'The biggest challenge growing up ... was there wasn't anyone I could turn to for guidance or someone to look up to and know the things I was feeling were normal and okay.'  

Almost all the leaders I spoke to had the same experience. 

Victorian LGBTI Taskforce co-chair Brenda Appleton knew her childhood home wasn't the place to discuss gender identity issues and 'consequently [the issues] went underground, and stayed underground'. She says this is still a problem for queer people today. 

'We don't have great role models for trans and gender diverse people,' Brenda says. ‘In Australia, we don’t have a high profile person. I think we also need to create some younger role models.’ 

The absence of queer characters and narratives in the media also makes the conversation about identity far more fraught than it needs to be. With higher visibility in the media, wordsmith Benjamin Law says, the next generation will have a far more positive experience.  

'The fact that I didn't see stories about gay people, the fact that I didn't see television characters, meant that I felt deeply isolated and alone … [My friend's kids] have known me and my boyfriend since day one. They will have a whole childhood having just known gay people incidentally.'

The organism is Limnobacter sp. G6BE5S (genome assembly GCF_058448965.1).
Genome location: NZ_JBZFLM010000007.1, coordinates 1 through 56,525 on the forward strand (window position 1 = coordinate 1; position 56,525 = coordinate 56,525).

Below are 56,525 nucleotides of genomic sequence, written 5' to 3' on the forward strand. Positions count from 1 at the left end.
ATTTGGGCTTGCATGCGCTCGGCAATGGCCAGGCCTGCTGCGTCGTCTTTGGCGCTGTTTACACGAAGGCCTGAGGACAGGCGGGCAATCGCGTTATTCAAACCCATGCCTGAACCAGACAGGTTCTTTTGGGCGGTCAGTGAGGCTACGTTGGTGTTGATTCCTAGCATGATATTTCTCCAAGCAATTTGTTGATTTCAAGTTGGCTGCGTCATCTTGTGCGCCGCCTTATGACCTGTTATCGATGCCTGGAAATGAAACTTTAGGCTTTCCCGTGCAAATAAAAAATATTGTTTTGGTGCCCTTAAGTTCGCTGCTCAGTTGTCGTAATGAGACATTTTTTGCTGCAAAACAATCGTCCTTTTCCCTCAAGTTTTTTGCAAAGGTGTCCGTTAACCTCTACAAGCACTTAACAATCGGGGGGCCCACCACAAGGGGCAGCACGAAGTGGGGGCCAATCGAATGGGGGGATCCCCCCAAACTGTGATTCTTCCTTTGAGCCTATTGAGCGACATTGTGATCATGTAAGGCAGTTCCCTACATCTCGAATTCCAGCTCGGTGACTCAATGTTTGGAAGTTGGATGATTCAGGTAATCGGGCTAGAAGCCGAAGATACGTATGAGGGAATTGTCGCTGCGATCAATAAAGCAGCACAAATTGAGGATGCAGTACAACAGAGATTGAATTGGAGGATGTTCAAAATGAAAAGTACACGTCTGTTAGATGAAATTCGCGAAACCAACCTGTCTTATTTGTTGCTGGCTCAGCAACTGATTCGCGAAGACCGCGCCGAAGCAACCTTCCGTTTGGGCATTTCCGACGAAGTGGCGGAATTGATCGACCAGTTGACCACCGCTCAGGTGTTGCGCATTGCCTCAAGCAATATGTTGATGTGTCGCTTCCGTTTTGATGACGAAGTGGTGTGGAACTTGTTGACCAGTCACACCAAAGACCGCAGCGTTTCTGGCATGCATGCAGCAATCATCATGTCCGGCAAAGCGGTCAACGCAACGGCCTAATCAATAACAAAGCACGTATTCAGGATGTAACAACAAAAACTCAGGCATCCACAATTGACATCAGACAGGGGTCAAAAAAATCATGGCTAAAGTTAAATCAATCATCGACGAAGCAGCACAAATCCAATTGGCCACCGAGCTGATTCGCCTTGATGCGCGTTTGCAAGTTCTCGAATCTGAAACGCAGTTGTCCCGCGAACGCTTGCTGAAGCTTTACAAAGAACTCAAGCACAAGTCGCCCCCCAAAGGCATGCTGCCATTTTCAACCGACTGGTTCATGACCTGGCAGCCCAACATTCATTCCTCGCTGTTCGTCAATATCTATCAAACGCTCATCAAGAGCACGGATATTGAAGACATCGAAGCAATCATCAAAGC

Marriage equality is just the beginning

Marriage equality means something to many, but nothing to some. 

Rowena says it's an embarrassment that our government hasn't acted already – but, even so, it's hardly a panacea to everyone who identifies as LGBTIQA+. 

'It helps some members of the community, but it doesn't do much for the issues that are front and centre for people in our community who still have multiple levels of disadvantage,' Rowena says.  

Once we achieve marriage equality – which we will, if we keep working really hard – it’s not the end.

Language is a tool for change

Many young people are comfortable using 'queer' as a descriptor, but it was once considered a derogatory term. 

I was conscious about using it in the tagline of LGBTI[Q&A] for that very reason, but decided it was a fitting term that acknowledges everyone who identifies as LGBTIQA+. 

As Declan says, '"queer" is about what sits between pre-established categories of identity and binary thinking in terms of gender and sexuality'. 

It's a positive example of the community reclaiming a homophobic slur.